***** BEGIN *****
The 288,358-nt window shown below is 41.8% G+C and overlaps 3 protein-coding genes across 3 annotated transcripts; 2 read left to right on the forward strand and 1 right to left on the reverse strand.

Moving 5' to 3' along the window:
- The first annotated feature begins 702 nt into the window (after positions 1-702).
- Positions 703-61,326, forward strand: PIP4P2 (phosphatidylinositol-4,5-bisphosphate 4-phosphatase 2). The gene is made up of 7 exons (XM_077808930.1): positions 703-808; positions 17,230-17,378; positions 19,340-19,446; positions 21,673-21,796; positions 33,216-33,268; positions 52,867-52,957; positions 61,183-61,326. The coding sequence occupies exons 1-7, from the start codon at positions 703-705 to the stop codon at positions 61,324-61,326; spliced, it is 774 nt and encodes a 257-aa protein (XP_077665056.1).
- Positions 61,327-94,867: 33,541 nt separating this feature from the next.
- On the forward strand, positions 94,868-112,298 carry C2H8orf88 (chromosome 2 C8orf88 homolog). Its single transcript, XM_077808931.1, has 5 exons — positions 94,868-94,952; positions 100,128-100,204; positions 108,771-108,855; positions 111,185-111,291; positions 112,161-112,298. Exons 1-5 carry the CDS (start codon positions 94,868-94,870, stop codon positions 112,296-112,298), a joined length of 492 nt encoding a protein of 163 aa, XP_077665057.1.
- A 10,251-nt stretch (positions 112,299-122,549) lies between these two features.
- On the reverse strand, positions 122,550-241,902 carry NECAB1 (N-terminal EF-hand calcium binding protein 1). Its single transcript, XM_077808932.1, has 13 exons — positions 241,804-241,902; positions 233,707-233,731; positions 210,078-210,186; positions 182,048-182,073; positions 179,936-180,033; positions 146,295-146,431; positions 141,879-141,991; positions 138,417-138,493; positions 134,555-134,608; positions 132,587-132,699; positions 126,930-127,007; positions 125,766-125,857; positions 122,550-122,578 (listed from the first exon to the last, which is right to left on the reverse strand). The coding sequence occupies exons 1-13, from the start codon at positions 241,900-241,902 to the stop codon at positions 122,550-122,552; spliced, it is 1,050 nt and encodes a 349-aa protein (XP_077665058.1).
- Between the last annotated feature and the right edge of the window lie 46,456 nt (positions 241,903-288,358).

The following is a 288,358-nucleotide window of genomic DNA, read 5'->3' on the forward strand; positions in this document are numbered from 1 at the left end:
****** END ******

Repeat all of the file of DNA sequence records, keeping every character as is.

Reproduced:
The 288,358-nt window shown below is 41.8% G+C and overlaps 3 protein-coding genes across 3 annotated transcripts; 2 read left to right on the forward strand and 1 right to left on the reverse strand.

Moving 5' to 3' along the window:
- The first annotated feature begins 702 nt into the window (after positions 1-702).
- Positions 703-61,326, forward strand: PIP4P2 (phosphatidylinositol-4,5-bisphosphate 4-phosphatase 2). The gene is made up of 7 exons (XM_077808930.1): positions 703-808; positions 17,230-17,378; positions 19,340-19,446; positions 21,673-21,796; positions 33,216-33,268; positions 52,867-52,957; positions 61,183-61,326. The coding sequence occupies exons 1-7, from the start codon at positions 703-705 to the stop codon at positions 61,324-61,326; spliced, it is 774 nt and encodes a 257-aa protein (XP_077665056.1).
- Positions 61,327-94,867: 33,541 nt separating this feature from the next.
- On the forward strand, positions 94,868-112,298 carry C2H8orf88 (chromosome 2 C8orf88 homolog). Its single transcript, XM_077808931.1, has 5 exons — positions 94,868-94,952; positions 100,128-100,204; positions 108,771-108,855; positions 111,185-111,291; positions 112,161-112,298. Exons 1-5 carry the CDS (start codon positions 94,868-94,870, stop codon positions 112,296-112,298), a joined length of 492 nt encoding a protein of 163 aa, XP_077665057.1.
- A 10,251-nt stretch (positions 112,299-122,549) lies between these two features.
- On the reverse strand, positions 122,550-241,902 carry NECAB1 (N-terminal EF-hand calcium binding protein 1). Its single transcript, XM_077808932.1, has 13 exons — positions 241,804-241,902; positions 233,707-233,731; positions 210,078-210,186; positions 182,048-182,073; positions 179,936-180,033; positions 146,295-146,431; positions 141,879-141,991; positions 138,417-138,493; positions 134,555-134,608; positions 132,587-132,699; positions 126,930-127,007; positions 125,766-125,857; positions 122,550-122,578 (listed from the first exon to the last, which is right to left on the reverse strand). The coding sequence occupies exons 1-13, from the start codon at positions 241,900-241,902 to the stop codon at positions 122,550-122,552; spliced, it is 1,050 nt and encodes a 349-aa protein (XP_077665058.1).
- Between the last annotated feature and the right edge of the window lie 46,456 nt (positions 241,903-288,358).

The following is a 288,358-nucleotide window of genomic DNA, read 5'->3' on the forward strand; positions in this document are numbered from 1 at the left end: